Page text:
Science has music's back.

Science has music's back.

Music is basically a reflection of our emotions; it allows us to better understand our feelings and emotions. I cannot even imagine a world without music. That type of world would be boring and depressing. I listen to music practically all the time: while walking to school, while doing homework, and while on car trips, making the trips even more relaxed and fun. Music never lets me down. He, though, I would like to share 3 scientific reasons I found that make music vital to all of us.

1. Music and Work Productivity

People like music because it makes them feel good. Through Magnetic Resonance Imaging (MRI), researchers discovered that people listening to pleasurable music had regions within their brain called the limbic and paralimbic areas activated. These regions are connected to euphoria reward responses like those we experience from addictive drugs and good food. When we listen to music we enjoy, a hormone called dopamine is released, making us feel rewarded. Hence a group of researchers from the University of Windsor, Canada, asked themselves how music could affect professional life. Their study showed that software developers who work in a highly creative environment worked more effectively and faster while listening to music. They were more engaged and active contrary to when the music was off. Another study by Mindlab in the UK showed that 88% of participants were more accurate in their work, and 81% worked faster while listening to music. According to Dr. David Lewis, neuropsychologist and chairman of Mindlab International, "The take-home message is that music is a potent management tool if you want to increase not only the efficiency of your workforce but also their mental state, their emotional state – they're going to become more positive about the work." So, go to music!

2. Music and Health

Music can be instrumental in reducing pain and anxiety. Music helps people relax, especially while giving birth or before surgery. A study from the University of Pennsylvania School of Medicine describes music as a viable alternative to sedative medications to relax patients before anesthesia. This is great not only because music is cheaper but also because music comes with no side effects. The most logical reasoning behind this is because music releases endorphins, which makes people happy. These endorphins help in counteracting and distracting people from pain. Another 2004 study from the Journal of Music Therapy found that music is of great help to help autistic people. It promotes its ability to be relaxed in a social setting. Music is also a potent treatment for mental health. According to an article by Dr. Mike Friedman, a clinical psychologist in Manhattan and a member of the EHE International Medical Advisory Board, music therapy improves social functioning among schizophrenics- reduces depression, anxiety, and chronic pain.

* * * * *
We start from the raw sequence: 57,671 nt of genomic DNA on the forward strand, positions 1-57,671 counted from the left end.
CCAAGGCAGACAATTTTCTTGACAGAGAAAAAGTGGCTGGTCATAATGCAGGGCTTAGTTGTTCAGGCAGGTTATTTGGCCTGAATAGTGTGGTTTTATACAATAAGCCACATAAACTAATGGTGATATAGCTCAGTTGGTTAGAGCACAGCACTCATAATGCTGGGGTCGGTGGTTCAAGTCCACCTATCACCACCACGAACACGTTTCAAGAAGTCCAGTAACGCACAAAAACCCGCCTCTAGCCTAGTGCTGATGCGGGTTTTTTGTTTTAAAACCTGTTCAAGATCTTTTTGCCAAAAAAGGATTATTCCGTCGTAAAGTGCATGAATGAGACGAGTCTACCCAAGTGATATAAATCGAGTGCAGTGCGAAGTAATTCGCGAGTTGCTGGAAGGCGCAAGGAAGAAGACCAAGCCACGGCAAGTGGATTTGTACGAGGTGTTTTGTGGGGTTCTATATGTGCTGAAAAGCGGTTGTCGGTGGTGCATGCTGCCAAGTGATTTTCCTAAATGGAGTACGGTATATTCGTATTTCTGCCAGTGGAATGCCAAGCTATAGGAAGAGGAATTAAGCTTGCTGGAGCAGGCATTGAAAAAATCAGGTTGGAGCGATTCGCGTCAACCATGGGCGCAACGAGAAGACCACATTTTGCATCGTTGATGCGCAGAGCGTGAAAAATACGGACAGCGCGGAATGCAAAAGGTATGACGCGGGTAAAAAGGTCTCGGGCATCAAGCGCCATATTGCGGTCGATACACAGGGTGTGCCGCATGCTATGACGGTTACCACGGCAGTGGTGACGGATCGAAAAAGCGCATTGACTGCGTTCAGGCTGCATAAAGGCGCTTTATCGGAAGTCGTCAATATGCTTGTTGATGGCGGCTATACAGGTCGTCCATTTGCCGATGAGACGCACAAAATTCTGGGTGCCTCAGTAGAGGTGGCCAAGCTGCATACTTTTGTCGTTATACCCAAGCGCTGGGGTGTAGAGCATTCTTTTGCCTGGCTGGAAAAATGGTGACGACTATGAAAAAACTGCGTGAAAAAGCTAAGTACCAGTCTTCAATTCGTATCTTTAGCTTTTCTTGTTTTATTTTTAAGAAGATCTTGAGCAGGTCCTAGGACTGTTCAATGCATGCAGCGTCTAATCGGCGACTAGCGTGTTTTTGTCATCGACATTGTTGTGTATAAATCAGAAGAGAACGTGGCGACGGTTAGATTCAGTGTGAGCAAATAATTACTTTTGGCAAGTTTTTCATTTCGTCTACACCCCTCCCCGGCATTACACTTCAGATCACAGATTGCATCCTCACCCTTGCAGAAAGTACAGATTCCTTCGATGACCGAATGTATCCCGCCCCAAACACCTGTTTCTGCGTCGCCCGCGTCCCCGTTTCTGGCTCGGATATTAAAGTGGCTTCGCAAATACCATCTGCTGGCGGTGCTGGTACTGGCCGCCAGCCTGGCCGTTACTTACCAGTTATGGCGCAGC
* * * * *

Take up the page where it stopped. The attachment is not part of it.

3. Music and Memory

Music also improves memory. That is something all students can attest to. We all remember songs lyrics way better than we do for an article we have just read or the notes we have to memorize for our examinations. It is no surprise then that health associate professionals use musical therapy in nursing homes to help the elderly remember things of their past, which they were not previously able to do without music. We also attribute various incidents of our lives to what music may have been playing at the time. That is why we often have a sense of deja-vu or nostalgia when a particular song starts playing. Music hence has astonishing effects on us and our cognitive abilities. It helps us safeguard our memories and our culture.